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Nervous about Obama.

Byline: The Register-Guard

President Obama's doubt index has been creeping up along with the unemployment rate in recent weeks. The index measures the views of people - not just opponents or perpetual critics - who have begun to wonder whether the nation's chief executive can, well, execute.

Obama hasn't lost his charm, his intelligence, or his ability to launch flights of appealing rhetoric. But he has shown a mildly surprising willingness to compromise, and sometimes completely back away, when challenged.

Those in his inner circle dismiss these negative impressions. After all, they say, the president prides himself on being practical, not a hard-nosed ideologue. And that's certainly true. But that doesn't keep his moderation from disappointing some voters who feel that his pre-election statements promised more.

Not too many people are clued in to the politics of agricultural subsidies, so there was no national outcry when Congress effectively killed Obama's proposal to cut the subsidies by $1 billion. Even fewer are even aware that Obama dropped a plan to create a national commission to help close Social Security's funding gap.

More are likely to notice if the president doesn't help those in Congress who soon will try to reinstate the ban on assault weapons. He implied last week, during a trip to Mexico, that he would not invest any political capital in that fight.

Why not? Is he afraid of losing support of the National Rifle Association? Opting out of this fight is bound to raise a few questions.

All of these are third-level issues at the moment, of course. At the top of Obama's agenda is economic recovery, a challenge that overshadows everything else.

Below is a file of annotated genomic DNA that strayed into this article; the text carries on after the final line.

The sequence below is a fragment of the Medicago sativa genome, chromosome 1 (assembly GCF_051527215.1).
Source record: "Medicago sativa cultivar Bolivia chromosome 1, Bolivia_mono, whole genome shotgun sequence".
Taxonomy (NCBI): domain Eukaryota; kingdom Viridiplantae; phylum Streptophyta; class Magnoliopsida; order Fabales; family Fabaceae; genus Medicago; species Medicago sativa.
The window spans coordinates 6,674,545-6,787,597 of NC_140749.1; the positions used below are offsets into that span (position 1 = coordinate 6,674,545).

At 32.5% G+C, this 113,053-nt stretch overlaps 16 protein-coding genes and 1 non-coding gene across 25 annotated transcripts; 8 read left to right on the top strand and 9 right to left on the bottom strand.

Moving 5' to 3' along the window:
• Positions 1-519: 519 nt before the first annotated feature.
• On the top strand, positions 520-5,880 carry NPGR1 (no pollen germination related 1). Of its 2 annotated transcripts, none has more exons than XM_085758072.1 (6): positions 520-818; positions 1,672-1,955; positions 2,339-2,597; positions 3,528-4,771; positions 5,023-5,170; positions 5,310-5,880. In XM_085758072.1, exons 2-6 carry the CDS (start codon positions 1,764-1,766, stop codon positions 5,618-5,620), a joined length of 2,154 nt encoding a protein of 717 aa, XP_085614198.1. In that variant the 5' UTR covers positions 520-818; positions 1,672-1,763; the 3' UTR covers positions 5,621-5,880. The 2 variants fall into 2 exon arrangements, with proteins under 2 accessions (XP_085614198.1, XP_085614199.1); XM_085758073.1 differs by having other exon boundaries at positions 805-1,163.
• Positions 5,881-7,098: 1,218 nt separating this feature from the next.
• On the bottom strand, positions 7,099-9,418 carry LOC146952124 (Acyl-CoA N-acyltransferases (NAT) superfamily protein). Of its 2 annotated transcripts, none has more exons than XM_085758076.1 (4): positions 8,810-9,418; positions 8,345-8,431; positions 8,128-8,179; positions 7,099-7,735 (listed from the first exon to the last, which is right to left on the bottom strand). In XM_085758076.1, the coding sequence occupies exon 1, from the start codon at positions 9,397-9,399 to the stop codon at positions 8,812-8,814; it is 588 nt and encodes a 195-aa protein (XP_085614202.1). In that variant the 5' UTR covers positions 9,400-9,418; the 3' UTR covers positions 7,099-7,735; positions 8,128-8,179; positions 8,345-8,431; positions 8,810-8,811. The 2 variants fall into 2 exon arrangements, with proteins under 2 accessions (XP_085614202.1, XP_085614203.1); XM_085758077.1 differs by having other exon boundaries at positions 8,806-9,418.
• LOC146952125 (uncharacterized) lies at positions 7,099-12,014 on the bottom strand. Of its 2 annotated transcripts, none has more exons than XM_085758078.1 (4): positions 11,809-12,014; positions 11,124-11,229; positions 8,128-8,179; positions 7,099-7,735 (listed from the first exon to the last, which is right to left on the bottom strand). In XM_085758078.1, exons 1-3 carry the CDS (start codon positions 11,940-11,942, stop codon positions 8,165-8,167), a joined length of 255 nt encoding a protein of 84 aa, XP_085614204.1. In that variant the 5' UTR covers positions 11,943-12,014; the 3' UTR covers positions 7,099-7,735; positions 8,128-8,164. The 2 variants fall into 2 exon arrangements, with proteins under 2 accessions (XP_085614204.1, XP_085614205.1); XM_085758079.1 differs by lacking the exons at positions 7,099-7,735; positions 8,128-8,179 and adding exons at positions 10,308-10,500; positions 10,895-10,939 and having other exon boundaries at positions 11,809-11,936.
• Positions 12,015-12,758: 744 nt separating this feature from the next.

Obama would like voters to believe that three related reform issues - health care, energy and education - are of equal weight, but they're not. All could contribute to economic recovery if they could be accomplished, particularly health care, but it's unlikely that all will reach the finish line at the same time, if at all.

Nonetheless, the breadth of Obama's challenge provides some justification for the defense offered by his chief of staff, Rahm Emanuel, in last Sunday's New York Times: "We're not taking on a fight, we're taking on a multiple-front fight because we've taken on a series of entrenched interests across the waterfront - from education to health care, and the defense industry, and the lobbying industry as a whole.

"There will be a scorecard at the end of which ones we won and which ones we didn't, but every one of those policy challenges have been initiated by us."

In his weekly radio address last Saturday the president launched yet another initiative, this time promising an itemized review of federal spending that will lead to "the elimination of dozens of government programs shown to be wasteful or ineffective."

It's hard to greet that with much more than, "Yeah, sure." Promising to save tons of money by cutting governmental "waste and fraud" is a political bromide nearly as old as the republic. It is more often used by Republicans, but candidates of both major parties are vulnerable to its populist appeal.

It's unfair to be cynical, of course. Who knows, this president may actually carry through on his efficiency-based pledge and actually save a few billion dollars.

If so, he will deserve applause. But he will deserve much more if he proves over time that he will stand firm for the important things. It will take more than just talk to get that doubt index down to where it's supposed to be.
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Title Annotation:Editorials; Does he give in too easily?
Publication:The Register-Guard (Eugene, OR)
Article Type:Editorial
Date:Apr 21, 2009
Words:585
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